Computer simulations show that moons can form within disks of dust and gas produced during the final stages of a large planet's growth. These disks could form a string of roughly equal-sized moons like the four Galilean satellites around Jupiter, or one giant world like Titan, which retains a dense atmosphere.
The consequences for such a moon orbiting 55 Cancri f would be short sweltering summers and longer winters; average surface temperatures would rise to 302 Kelvin (29C/84F) during the summer, and plummet to 221 Kelvin (-52C/-62F) during the winter.
These temperatures are based on simple modeling and ignore the fact the moon might have a thick atmosphere containing the greenhouse gas carbon dioxide that would moderate temperatures.
Assuming the adaptability of life on Earth is the norm for biological evolution, then it's not hard to imagine life evolving on a world where extreme seasons are driven by orbital extremes.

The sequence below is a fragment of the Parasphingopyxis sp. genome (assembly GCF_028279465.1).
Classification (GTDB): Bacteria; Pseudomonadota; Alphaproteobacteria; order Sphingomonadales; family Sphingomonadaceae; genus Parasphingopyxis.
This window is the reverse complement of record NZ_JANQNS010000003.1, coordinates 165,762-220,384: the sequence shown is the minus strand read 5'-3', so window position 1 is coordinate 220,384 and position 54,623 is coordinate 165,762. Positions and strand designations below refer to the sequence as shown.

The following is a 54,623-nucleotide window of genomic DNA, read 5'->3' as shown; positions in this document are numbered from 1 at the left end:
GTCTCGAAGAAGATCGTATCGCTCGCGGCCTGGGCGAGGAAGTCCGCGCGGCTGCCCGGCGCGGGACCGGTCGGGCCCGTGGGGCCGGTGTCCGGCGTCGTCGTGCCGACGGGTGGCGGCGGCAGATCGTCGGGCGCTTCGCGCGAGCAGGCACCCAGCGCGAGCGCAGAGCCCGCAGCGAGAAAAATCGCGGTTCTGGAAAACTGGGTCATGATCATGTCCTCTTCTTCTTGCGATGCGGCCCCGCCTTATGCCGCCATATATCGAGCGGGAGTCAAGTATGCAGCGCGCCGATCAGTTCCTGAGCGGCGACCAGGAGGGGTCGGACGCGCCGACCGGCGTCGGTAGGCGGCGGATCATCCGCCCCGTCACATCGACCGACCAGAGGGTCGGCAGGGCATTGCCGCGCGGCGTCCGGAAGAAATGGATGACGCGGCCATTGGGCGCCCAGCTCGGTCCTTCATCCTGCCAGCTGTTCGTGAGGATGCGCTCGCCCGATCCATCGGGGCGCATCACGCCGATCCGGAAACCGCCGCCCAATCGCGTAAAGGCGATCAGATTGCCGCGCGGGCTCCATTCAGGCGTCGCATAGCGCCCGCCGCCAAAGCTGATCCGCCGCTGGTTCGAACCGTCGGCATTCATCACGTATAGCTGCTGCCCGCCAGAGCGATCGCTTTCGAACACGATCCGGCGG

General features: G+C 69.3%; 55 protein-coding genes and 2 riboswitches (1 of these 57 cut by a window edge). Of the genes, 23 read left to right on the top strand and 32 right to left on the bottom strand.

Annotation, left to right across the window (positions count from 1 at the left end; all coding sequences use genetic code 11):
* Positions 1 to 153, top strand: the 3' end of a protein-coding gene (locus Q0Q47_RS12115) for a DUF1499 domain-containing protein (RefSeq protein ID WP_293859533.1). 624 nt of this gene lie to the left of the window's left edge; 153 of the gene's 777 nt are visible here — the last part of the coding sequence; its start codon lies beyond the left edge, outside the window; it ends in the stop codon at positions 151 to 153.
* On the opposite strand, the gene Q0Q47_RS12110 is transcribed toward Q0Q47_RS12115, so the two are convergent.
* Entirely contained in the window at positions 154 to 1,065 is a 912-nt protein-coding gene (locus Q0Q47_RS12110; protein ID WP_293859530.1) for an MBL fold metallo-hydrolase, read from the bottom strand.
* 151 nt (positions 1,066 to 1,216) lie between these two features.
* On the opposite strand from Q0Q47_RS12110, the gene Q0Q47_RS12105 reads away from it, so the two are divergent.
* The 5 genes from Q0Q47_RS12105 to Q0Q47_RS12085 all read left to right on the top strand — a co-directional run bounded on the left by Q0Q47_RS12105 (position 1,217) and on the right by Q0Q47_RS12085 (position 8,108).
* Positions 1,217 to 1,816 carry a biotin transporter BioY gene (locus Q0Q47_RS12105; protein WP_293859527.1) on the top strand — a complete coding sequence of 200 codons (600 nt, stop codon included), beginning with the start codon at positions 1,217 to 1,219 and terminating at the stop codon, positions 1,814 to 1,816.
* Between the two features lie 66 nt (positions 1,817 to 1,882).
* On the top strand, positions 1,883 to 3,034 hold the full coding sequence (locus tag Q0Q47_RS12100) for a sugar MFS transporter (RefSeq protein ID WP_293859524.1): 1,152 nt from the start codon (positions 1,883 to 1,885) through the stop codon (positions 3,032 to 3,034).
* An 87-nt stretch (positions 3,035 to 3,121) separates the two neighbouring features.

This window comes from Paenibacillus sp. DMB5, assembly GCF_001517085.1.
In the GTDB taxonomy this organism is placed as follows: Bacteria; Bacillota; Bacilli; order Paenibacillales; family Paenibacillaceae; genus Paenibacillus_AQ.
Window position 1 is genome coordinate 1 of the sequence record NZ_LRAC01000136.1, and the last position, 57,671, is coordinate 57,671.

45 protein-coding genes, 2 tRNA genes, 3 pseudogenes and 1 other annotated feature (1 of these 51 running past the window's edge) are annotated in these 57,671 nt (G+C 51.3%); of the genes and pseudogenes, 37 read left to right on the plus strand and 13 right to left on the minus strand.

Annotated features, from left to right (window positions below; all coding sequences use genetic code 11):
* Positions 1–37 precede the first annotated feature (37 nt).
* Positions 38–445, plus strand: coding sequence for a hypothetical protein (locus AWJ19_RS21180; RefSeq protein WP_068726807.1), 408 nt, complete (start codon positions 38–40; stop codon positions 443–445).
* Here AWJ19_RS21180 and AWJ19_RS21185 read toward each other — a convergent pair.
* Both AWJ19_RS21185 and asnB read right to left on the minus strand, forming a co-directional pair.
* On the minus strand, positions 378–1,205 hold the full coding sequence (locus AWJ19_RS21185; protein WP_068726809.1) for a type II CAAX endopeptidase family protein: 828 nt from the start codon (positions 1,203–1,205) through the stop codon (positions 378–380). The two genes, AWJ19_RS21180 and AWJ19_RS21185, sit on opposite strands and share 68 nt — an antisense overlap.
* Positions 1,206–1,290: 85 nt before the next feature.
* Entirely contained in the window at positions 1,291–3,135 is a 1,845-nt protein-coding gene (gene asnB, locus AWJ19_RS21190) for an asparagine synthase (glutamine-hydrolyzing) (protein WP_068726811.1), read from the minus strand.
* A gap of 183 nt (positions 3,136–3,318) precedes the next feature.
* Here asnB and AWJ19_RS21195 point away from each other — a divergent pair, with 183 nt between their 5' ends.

Anybody living on the moon would note three brilliant morning or evening stars that are in very close proximity to 55 Cancri's golden yellow disk. These planets orbit far inside 55 Cancri f's orbit. The closest, having the mass of Uranus, completes an orbit in just 3 days. The second, the size of Jupiter, orbits in about 15 days. The third, a Saturn-mass world, orbits just every 44 days. For some of the year the night sky would be dominated by the glow of a companion red dwarf star nearly 100 billion miles farther out.
55 Cancri is such a fascinating system I have no doubt it will be scrutinized with ever-larger space telescopes of the future, and the eventual target for an interstellar probe. The system is older that the sun, and so there would be time for life to evolve to an advanced stage.